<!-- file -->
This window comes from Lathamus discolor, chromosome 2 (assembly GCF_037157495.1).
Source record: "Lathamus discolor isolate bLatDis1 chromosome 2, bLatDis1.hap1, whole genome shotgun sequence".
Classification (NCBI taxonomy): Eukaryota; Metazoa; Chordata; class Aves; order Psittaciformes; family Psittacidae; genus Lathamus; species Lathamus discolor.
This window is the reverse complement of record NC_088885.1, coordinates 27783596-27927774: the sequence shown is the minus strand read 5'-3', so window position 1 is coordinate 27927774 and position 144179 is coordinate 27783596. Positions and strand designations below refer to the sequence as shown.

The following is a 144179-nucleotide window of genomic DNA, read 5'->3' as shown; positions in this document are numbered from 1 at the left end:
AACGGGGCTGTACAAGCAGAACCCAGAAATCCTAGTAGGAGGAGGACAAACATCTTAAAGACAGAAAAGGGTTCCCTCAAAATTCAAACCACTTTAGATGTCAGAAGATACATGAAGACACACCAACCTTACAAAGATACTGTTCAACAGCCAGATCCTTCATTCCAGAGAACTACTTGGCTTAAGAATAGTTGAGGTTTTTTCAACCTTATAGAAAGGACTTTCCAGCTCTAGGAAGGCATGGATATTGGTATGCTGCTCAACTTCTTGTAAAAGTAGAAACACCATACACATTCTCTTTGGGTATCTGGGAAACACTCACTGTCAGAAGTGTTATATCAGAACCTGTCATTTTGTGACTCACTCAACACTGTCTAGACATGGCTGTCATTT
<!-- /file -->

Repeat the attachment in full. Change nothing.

This window comes from Lathamus discolor, chromosome 2 (assembly GCF_037157495.1).
Source record: "Lathamus discolor isolate bLatDis1 chromosome 2, bLatDis1.hap1, whole genome shotgun sequence".
Classification (NCBI taxonomy): Eukaryota; Metazoa; Chordata; class Aves; order Psittaciformes; family Psittacidae; genus Lathamus; species Lathamus discolor.
This window is the reverse complement of record NC_088885.1, coordinates 27783596-27927774: the sequence shown is the minus strand read 5'-3', so window position 1 is coordinate 27927774 and position 144179 is coordinate 27783596. Positions and strand designations below refer to the sequence as shown.

The following is a 144179-nucleotide window of genomic DNA, read 5'->3' as shown; positions in this document are numbered from 1 at the left end:
AACGGGGCTGTACAAGCAGAACCCAGAAATCCTAGTAGGAGGAGGACAAACATCTTAAAGACAGAAAAGGGTTCCCTCAAAATTCAAACCACTTTAGATGTCAGAAGATACATGAAGACACACCAACCTTACAAAGATACTGTTCAACAGCCAGATCCTTCATTCCAGAGAACTACTTGGCTTAAGAATAGTTGAGGTTTTTTCAACCTTATAGAAAGGACTTTCCAGCTCTAGGAAGGCATGGATATTGGTATGCTGCTCAACTTCTTGTAAAAGTAGAAACACCATACACATTCTCTTTGGGTATCTGGGAAACACTCACTGTCAGAAGTGTTATATCAGAACCTGTCATTTTGTGACTCACTCAACACTGTCTAGACATGGCTGTCATTT